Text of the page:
/ Linux How To Recover Partition Table from Kernel and Restore Centos/Debian etc.. - rtt - IT Resource

Linux How To Recover Partition Table from Kernel and Restore Centos/Debian etc..

We've all done this at some point, you work on the wrong shell window and this was my first time making this mistake but I deleted a partition table in fdisk, recreated it and saved it with "wq" and even ran partprobe!  If you haven't rebooted yet then you can still recover your partition table, otherwise you're in big trouble.

Fortunately since it was a live system and in use the kernel still had to use the old table like below:

Warning: WARNING: the kernel failed to re-read the partition table on /dev/sda (Device or resource busy).  As a result, it may not reflect all of your changes until after reboot.
Warning: Error fsyncing/closing /dev/md127: Input/output error
Warning: Error fsyncing/closing /dev/md126: Input/output error
Warning: Error fsyncing/closing /dev/md125: Input/output error

Other places on the internet don't properly explain the procedure for recovery which can be done but you need the right side of instructions and info.

Step 1 -Find your device directory in /sys/block/sda/sda1 (change the /sda and /sda1 to match your disk device name and partition number).

You have to do a cat on the 'start' and 'size' which represents the starting sector of the partition and the 'size' represents how many sectors it is. 


#take the size value and subtract 1 from it or you will not get the original or correct result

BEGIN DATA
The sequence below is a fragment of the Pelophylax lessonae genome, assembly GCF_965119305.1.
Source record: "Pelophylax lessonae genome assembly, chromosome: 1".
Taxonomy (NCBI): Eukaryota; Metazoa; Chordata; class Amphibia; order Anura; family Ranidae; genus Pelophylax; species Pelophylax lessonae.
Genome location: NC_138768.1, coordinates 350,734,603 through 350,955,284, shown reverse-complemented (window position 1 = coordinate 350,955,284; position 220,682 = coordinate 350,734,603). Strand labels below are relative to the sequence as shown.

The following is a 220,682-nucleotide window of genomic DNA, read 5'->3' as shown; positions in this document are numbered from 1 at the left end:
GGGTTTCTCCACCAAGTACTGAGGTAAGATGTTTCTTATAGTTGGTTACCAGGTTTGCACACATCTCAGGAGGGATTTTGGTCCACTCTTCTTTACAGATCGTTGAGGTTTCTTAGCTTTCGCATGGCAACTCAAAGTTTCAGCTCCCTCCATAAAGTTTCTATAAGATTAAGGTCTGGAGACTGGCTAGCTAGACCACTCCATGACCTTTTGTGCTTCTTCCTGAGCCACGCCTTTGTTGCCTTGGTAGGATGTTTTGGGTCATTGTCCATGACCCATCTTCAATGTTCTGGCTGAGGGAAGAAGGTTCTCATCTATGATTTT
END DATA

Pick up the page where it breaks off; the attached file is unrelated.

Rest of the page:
fdisk /dev/sda
#press u to change to sectors which is what /sys/block/sda goes by
 /sys/block/sda
[root@server1 sda]# cat sda1/start
2048
[root@server1 sda]# cat sda1/size
1024000

[root@server1 sda]# cat sda2/start
1026048
[root@server1 sda]# cat sda2/size
1464121344
 

 Step 2 -Use fdisk to take the above sector information and input it (remembering to subtract 1 from the size when telling fdisk the end sector)

"Press u" to switch to sector mode once you run:

fdisk /dev/sda



Command (m for help): n
Command action
   e   extended
   p   primary partition (1-4)
p
Partition number (1-4): 1
First sector (63-1465149167, default 63): 2048
Last sector, +sectors or +size{K,M,G} (2048-1465149167, default 1465149167): +1023999

Command (m for help): n
Command action
   e   extended
   p   primary partition (1-4)
p
Partition number (1-4): 2
First sector (63-1465149167, default 63): 1026048
Last sector, +sectors or +size{K,M,G} (1026048-1465149167, default 1465149167): +1464121343

##########


and for those who do a normal fdisk -l /dev/sda and wonder why you can't duplicate the cylinder setup is because you need to press "u" and deal with sectors.

Using sectors shows that you can actually end and start a partition on the same cylinder and in other ways cylinders will not work for:


   Device Boot      Start         End      Blocks   Id  System
/dev/sda1               1          64      512000   83  Linux
Partition 1 does not end on cylinder boundary.
/dev/sda2              64       91202   732060672   83  Linux




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Tags:

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